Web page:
The frequency of fires and their area in the south of Europe will almost double in the next few decades, if humankind cannot keep global warming at 1.5 degrees Celsius. This conclusion was made by climatologists who published an article in the journal Nature Communications.
“The results of our calculations, as well as the growing social and economic consequences of fires in recent years, suggest that we should radically rethink the measures that are being used to protect forests. Global warming can completely nullify these measures, and Europe should start preparing to powerful fires right now, “- said Marco Turco (Marco Turco) from the University of Barcelona (Spain).
As the researchers explain, dryness of forests is extremely important for their fire resistance – the drier the forest litter and the less water is contained in the trees themselves, the higher the likelihood that accidental fires caused by lightning strikes or human activity will cause large-scale fires covering large areas.
Global warming increases the dryness of forests, which, as some scientists now believe, can explain why the frequency of fires in Siberia and in California has noticeably increased in recent years.
Turco and his colleagues decided to test how the situation in southern Europe would change, where precipitation was always relatively low, using data on fire frequency, soil moisture and other climatic parameters collected by NASA and ESA satellites.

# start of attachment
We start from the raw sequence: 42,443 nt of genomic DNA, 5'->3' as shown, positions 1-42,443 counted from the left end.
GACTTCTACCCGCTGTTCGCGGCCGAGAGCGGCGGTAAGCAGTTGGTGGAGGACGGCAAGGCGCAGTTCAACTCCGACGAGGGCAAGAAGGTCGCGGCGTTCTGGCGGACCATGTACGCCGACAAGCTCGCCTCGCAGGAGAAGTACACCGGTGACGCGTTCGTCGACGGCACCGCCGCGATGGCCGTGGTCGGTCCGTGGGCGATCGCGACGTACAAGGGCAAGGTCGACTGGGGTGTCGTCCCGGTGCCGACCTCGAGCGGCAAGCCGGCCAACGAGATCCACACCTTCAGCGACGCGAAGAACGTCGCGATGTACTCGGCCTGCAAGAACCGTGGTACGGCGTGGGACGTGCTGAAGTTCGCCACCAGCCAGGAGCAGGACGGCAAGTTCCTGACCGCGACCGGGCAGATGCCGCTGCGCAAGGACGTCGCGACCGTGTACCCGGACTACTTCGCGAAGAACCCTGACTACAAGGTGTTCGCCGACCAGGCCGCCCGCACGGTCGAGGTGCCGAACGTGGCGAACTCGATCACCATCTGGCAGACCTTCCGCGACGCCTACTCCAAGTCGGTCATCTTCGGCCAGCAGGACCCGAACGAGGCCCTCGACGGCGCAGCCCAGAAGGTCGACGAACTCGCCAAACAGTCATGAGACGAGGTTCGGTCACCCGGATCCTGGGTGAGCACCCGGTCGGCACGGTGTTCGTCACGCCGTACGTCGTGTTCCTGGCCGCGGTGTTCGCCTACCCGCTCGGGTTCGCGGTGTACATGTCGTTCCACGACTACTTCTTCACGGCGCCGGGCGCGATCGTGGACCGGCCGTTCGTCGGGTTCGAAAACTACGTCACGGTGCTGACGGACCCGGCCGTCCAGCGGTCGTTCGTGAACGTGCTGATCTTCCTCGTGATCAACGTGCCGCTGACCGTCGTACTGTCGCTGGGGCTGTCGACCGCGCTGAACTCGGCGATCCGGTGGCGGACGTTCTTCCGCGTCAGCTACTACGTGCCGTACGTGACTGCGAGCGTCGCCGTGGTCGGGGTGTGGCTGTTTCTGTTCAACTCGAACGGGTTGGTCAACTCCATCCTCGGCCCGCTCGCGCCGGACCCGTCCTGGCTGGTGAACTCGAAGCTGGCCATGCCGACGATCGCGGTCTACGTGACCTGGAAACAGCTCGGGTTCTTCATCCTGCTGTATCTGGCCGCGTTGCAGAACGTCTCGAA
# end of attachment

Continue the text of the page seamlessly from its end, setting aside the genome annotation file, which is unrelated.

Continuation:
After analyzing this information, scientists have compiled a formula that allows determining the area and frequency of fires based on how often precipitation falls, how quickly moisture evaporates and how often droughts occur, and added it to several popular models used by UN experts today when assessing the effects of climate change. .
After checking their work on the already accumulated data on fires in Europe, scientists used these models to assess how the situation would change if the Paris Climate Agreement was implemented, and global warming would be kept at around 1.5 degrees Celsius, as well as with more negative scenarios.
As these calculations showed, in virtually all cases the southern and central regions of Europe are awaiting the era of massive forest fires. Even in the most favorable case, the frequency of fires in the south of the subcontinent will grow by about 40%, and this process will most strongly affect the central regions of Spain, the south of France and the north of Greece.
If temperatures rise by 2.5-3 degrees Celsius, then the frequency of fires and their scope will grow by an average of about 100%, and in Spain, Portugal and on the Iberian Peninsula, their frequency will increase by 2.5-3 times.
Scientists hope that their calculations will attract the attention of experts from environmental ministries in Europe and their officials, and will serve as a pretext for creating a larger-scale and high-quality system of predictions and observations of forest fires.